~One in five households have student debt with the largest percentage, a record 44%, carried by Households under 35 years of age. Indeed the ratio of student debt to income has increased from 3.6% in 1989 to 21.9% in 2010 (PEW) for this same age group. In the chart, “Share of Outstanding Student Loan Debt Owed by Characteristics of the Household” the least wealthy bottom fourth or those whose net worth is less than $8,562 owed 58% of the outstanding student debt. “Households Owing Student Loan Debt at Record Levels”
The impact on the economy is only just starting to be felt as young college educated household are unable to spend on consumer goods and also that much desired goal “housing. Last year, Chairman Bernanke remarked: ‘lending to potential first-time homebuyers has dropped precipitously, even in parts of the country where unemployment rates and housing conditions are better than the national average. Indeed, the propensity of younger households – headed by adults aged 29 to 34 – to take out their first mortgage has been much lower recently than it was 10 years ago, a period well before the most recent run-up in home prices.’ Two weeks ago, Bernanke noted; student debt may be impacting the ability of many young people to buy their first home.”
With the decreased earnings of college graduates, the emergence of student loan debt in the 30 – 40 year old households (increasing from 1.1% student loan debt to household income in 1989 to 8.7% in 2010-PEW) who finished college 5 to 15 years earlier has become commonplace. Mind you, we are not talking about households with or chasing advanced degrees. These are households with two Bachelor’s degrees and debt totaling ~$52,000. The impact of a longer student loan debt cycle is seen by comparing those with student debt to those households without student debt; as Chopra remarked, 30 year olds with no history of student debt are more likely to have mortgage debt than those with student debt. A college education was supposed to increase the earning power of graduates as opposed to those without, surpassing the debt liability of the education and allowing graduates the ability to buy more in the economy. Not only has this changed, the impact on the housing market, as a “recent survey by the National Association of Realtors found 49 percent of respondents describe student debt as a ‘huge’ obstacle to affording a home.” Those with student loan debt have to put off for a longer period the purchase of a home.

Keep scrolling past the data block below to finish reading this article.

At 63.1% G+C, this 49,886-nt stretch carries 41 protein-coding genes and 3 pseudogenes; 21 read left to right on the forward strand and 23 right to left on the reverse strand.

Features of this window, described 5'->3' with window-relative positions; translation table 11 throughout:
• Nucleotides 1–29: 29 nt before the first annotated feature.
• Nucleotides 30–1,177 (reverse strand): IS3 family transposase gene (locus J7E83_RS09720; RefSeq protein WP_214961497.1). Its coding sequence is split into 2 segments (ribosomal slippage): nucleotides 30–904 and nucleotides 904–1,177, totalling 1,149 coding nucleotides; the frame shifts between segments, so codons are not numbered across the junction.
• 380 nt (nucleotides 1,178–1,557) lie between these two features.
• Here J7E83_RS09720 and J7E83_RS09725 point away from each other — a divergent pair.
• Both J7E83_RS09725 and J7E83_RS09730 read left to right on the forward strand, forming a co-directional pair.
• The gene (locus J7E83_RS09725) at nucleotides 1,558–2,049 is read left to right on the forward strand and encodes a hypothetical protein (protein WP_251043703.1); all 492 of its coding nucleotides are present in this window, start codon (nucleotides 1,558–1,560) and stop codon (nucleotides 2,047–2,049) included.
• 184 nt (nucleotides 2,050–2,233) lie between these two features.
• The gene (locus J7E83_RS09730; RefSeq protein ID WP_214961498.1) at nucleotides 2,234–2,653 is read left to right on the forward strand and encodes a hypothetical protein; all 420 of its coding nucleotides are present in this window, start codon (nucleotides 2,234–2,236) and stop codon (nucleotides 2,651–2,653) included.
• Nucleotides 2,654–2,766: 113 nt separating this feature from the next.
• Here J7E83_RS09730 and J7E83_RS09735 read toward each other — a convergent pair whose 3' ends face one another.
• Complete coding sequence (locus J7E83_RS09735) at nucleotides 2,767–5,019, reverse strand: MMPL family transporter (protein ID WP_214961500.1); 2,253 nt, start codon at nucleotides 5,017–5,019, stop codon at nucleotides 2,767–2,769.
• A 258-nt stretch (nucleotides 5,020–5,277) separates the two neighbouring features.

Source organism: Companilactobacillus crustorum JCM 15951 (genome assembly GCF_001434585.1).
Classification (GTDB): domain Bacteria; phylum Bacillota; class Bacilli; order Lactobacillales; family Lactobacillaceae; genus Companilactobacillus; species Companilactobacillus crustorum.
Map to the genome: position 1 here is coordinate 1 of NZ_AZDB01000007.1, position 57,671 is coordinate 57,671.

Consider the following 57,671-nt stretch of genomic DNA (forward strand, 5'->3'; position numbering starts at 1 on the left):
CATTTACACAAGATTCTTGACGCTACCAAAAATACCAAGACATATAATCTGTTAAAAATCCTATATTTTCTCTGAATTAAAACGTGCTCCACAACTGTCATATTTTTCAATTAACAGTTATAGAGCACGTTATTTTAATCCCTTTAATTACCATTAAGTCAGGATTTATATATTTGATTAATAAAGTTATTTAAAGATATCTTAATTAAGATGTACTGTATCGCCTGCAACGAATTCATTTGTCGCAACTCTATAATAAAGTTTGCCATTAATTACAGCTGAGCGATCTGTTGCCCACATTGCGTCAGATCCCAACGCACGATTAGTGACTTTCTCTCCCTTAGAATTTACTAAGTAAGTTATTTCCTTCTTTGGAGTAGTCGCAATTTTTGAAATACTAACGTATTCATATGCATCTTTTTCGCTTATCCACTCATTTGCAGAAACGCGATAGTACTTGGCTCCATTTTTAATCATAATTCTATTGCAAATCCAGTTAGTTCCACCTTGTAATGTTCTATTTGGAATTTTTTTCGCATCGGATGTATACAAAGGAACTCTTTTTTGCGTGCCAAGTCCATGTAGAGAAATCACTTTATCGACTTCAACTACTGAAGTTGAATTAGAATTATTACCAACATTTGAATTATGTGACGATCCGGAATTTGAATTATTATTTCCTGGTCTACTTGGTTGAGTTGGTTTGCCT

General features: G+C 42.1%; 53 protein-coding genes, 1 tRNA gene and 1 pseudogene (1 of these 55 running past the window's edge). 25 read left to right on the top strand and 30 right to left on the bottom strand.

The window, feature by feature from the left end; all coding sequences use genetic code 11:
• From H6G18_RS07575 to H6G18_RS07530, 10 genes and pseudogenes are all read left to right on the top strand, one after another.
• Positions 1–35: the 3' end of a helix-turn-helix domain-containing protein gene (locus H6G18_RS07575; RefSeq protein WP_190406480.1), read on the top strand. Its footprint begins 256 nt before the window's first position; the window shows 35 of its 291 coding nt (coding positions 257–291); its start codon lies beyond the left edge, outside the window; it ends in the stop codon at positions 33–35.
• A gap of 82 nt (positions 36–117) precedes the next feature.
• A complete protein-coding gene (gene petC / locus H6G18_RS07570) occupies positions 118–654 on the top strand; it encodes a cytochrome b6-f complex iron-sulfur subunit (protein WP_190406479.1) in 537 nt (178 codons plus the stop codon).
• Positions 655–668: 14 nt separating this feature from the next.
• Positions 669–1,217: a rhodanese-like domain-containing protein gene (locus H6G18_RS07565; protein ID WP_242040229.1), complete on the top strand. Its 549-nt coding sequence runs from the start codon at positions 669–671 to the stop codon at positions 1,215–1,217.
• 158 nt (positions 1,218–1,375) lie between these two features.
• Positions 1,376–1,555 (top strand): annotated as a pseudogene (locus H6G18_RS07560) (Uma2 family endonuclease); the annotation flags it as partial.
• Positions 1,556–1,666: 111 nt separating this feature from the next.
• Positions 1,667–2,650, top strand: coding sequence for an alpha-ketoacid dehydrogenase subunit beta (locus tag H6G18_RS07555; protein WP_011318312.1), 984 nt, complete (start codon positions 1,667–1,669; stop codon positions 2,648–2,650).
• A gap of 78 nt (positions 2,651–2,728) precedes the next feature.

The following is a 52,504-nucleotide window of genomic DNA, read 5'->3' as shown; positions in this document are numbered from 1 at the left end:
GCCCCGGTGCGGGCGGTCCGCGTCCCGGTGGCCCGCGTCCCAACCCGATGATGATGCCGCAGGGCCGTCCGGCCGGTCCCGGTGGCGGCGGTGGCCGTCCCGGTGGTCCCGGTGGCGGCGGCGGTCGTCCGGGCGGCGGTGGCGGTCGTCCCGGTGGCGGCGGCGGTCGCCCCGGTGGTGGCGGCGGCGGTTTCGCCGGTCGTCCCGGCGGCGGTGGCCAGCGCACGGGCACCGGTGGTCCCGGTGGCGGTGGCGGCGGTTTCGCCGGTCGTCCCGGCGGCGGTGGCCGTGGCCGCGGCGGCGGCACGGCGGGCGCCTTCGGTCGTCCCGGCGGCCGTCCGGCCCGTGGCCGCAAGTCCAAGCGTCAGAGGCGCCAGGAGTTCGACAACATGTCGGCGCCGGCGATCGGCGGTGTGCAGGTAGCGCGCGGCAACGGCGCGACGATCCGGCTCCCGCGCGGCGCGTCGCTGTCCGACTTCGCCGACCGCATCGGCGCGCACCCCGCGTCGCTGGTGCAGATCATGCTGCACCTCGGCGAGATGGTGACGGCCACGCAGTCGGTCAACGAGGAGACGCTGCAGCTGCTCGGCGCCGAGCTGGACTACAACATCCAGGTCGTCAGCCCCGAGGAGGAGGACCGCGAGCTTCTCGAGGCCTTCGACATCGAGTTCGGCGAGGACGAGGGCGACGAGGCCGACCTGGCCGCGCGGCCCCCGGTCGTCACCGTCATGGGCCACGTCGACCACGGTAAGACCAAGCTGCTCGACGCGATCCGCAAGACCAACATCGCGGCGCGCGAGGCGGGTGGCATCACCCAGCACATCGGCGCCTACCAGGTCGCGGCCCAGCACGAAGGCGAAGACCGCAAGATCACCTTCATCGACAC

Demos illustrated the impact of household student debt as compared to household with no student debt on household income in its study; “At What Cost; How Student Debt Reduces Lifetime Wealth.” The losses incurred from student debt outweigh the income increases. Again over time, the income of those without student debt surpass those with student debt.
And as Demos demonstrates also, those households with student loan debt suffer a similar fate in comparison to those with no student debt. The length of time taken to pay off student debt impacts the accumulation of asset compared to those households having no student debt. The impact only begins with students as it also ripples through a consumption led economy. “Average household debt fell from $105,000 in 2007 to $101,000 in 2010 (Pew Research Center, 2012). “Household Debt Levels” have declined because of a reduction in debt for residential real estate. In addition, debt tied to credit cards has also declined. Outstanding student loan debt has risen since 2007, and hence student debt as measured by the SCF has risen from 3% of total household debt in 2007 to 5% in 2010.”
The threat to a college student’s future is not Social Security or Medicare expenditures as Stanley Druckenmiller promotes in his Generation Equity College Campus Tours. The real threat to a college student obtaining that ticket to the middle class can be seen in uncontrolled and increasing college costs, decreasing state aid to colleges resulting in rising tuition and subsequent student debt , fewer well paying jobs, and decreased earnings after college. As shown by Demos in both graphs, those without student loan debt appear to come out financially better over the years. While average household debt decreased from 2007 to 2010, student loan debt has increased “If current borrowing patterns continue, student debt levels will reach $2 trillion in 2025 (PEW)” and more student loan defaults.
– Prepared Remarks by Rohit Chopra Before the Federal Reserve Bank of St. Louis; http://www.consumerfinance.gov/newsroom/student-loan-ombudsman-rohit-chopra-before-the-federal-reserve-bank-of-st-louis/
– The Coming Collapse of The Middle Class; Dr. Elizabeth Warren; http://www.soyouthinkyoucaninvest.com/2009/04/elizabeth-warren-coming-collapse-of.html
– At What Cost; How Student Debt Reduces Lifetime Wealth; Demos, Robert Hilton Smith; http://www.demos.org/what-cost-how-student-debt-reduces-lifetime-wealth
– Student Loan Justice Organization; Alan Collinge; http://studentloanjustice.org/
– Households owing student loan debts at record levels http://www.pewresearch.org/fact-tank/2013/07/01/248455/